Bruins Notebook

Bruins’ Tuukka Rask continues to get job done

Tuukka Rask, now the No. 1 stopper for the Bruins, on Saturday night turned back all of Toronto’s 21 shots and registered a 1-0 shutout.
Mark Blinch/Reuters
Tuukka Rask, now the No. 1 stopper for the Bruins, on Saturday night turned back all of Toronto’s 21 shots and registered a 1-0 shutout.

He never dug really deep into his plumber’s toolkit, in part because Tuukka Rask already was a very good goalie and dreaming of an NHL career in his teenage years. But because he figured a day could come when bricking up the front of a 24-square-foot hockey net might not provide a living, Rask spent a small part of his high school years in Finland studying and training to be a plumber.

“I can’t say I was very good at it,’’ Rask recalled late last summer, when all NHLers were considering alternative employment prior to the lockout beginning Sept. 15. “But, yeah, it was something I tried . . . enough to know it’s hard work. Probably good for me that hockey worked out OK.’’

Rask, now the No. 1 stopper for the Bruins, on Saturday night turned back all of Toronto’s 21 shots and registered a 1-0 shutout, the 12th of his career. Other than being among the guilty in Thursday night’s teamwide flop against the Sabres, Rask’s first two weeks of the new NHL season have added further credence that he will prove a worthy successor to the two-time Vezina winner Tim Thomas.


Rask, 25, has a 5-1-1 record, 2.10 goals-against average, and .919 save percentage. He also has less than three months remaining on a one-year deal paying him $3.5 million, which means he is helping to shape the Bruins into a solid playoff contender while positioning himself to be a huge winner at the bargaining table — be it before the season ends or over the summer.

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With the Bruins off until Wednesday night’s visit to Montreal, Rask likely will make two of the next three starts, beginning against the Habs. Coach Claude Julien then probably will split the back-to-back weekend games between Rask and Anton Khudobin. The high-scoring Tampa Bay Lightning, led by Steven Stamkos’s 16 points in eight games, will be at the Garden for a matinee on Saturday, and the Bruins make their first visit to Buffalo the following night.

Much-needed rest

The Bruins flew directly home after the win in Toronto and were given the day off to get some rest and otherwise enjoy Super Bowl Sunday. Look for medical updates after Monday’s 10:30 a.m. practice in Wilmington, regarding:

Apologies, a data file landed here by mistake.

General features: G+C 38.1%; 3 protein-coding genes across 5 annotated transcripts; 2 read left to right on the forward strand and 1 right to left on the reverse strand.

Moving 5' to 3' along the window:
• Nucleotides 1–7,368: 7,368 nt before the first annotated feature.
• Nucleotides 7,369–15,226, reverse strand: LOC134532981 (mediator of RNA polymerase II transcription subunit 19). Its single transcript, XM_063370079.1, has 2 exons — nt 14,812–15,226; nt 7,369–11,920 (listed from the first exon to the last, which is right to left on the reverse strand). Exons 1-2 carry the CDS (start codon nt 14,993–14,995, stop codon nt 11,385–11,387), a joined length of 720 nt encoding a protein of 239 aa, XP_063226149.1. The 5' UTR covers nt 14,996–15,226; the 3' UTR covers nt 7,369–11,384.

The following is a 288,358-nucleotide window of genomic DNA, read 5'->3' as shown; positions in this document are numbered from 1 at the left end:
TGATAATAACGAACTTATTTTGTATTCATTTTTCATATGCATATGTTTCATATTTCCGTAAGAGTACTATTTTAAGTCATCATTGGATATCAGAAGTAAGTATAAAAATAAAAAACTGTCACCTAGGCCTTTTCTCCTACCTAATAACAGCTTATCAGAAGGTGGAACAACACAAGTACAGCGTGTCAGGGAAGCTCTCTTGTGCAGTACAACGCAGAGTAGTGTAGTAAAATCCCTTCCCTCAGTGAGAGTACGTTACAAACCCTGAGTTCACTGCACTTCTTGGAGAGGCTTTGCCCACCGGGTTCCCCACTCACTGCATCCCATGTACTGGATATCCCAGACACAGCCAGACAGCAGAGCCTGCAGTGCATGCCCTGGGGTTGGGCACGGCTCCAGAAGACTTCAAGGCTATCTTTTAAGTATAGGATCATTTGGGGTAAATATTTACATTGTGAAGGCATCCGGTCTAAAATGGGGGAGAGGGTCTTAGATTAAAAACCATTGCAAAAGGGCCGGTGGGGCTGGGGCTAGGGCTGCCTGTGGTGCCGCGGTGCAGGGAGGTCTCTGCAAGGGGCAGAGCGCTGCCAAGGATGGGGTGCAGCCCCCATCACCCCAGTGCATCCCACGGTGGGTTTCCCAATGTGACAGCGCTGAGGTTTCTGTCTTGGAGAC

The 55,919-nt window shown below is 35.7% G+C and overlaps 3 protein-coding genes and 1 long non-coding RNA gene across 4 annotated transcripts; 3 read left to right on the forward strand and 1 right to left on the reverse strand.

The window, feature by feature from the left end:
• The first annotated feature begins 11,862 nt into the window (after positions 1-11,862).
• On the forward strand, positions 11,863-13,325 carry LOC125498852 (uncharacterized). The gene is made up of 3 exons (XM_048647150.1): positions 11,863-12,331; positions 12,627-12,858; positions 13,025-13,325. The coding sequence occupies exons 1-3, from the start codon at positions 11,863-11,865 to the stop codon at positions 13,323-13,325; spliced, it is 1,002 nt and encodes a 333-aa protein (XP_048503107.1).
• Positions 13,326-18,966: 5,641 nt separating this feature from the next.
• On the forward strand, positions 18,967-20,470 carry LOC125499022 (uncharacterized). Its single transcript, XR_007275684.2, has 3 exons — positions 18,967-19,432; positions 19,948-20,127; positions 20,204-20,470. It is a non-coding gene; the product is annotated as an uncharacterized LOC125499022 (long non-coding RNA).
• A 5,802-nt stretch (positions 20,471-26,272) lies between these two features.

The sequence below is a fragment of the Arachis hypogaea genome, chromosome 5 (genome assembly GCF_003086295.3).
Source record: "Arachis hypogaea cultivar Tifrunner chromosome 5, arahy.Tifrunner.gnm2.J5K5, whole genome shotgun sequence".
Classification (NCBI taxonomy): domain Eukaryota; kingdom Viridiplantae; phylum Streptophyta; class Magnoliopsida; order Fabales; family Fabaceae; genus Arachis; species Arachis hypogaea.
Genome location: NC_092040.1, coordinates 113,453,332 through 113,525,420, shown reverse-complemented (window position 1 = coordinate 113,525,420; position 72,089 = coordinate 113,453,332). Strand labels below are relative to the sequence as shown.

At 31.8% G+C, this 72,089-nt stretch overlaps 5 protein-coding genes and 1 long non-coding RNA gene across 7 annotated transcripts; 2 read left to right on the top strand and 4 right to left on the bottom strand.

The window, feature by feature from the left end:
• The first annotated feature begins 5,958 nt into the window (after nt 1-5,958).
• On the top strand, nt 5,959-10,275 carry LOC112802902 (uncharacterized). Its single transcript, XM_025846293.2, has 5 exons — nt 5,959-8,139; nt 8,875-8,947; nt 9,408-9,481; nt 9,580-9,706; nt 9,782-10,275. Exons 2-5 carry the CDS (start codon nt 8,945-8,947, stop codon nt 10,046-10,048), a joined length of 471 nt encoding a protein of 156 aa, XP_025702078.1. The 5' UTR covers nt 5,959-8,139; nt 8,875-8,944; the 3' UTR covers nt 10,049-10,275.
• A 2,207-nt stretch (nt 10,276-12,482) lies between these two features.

Brad Marchand — The pesky winger banged heavily into the rear boards in the second period on Saturday, pressured near the net by defenseman Mike Komisarek and then tripping over Leafs goalie James Reimer near the left post. The Lil’ Ball of Hate was in obvious pain, apparently with a shoulder injury, but he played one more shift on the Patrice Bergeron-Tyler Seguin line before calling it quits for the night. Gregory Campbell moved up from fourth-line center in the third period to fill the void left by Marchand.

 Daniel Paille — Grazed with a high stick up around his visor on Thursday night, Paille did not travel to Toronto, his roster spot filled by Jamie Tardif. Paille is not likely out long term, but doctors advised keeping him back in Boston to get an extra day or two of rest.


 Shawn Thornton — The strongman crumpled under the assault of some heavy John Scott punches on Thursday, and general manager Peter Chiarelli announced Friday that the veteran right winger will be out for 7-10 days. Julien’s toughest work in the meantime might be forcing Thornton to pipe down, keep his feet up, and do what the doctors tell him.

Spot-on at dot

Of the busiest faceoff artists in the league, Bergeron, with 101 wins this season, owns the highest victory rate, 63.5 percent . . . As of Sunday night, Milan Lucic ranked tied fifth in the league with the Rangers’ Brian Boyle for hits (31). The league’s top hitter: Montreal’s Alexei Emelin (35).

Kevin Paul Dupont can be reached at Follow him on Twitter @GlobeKPD.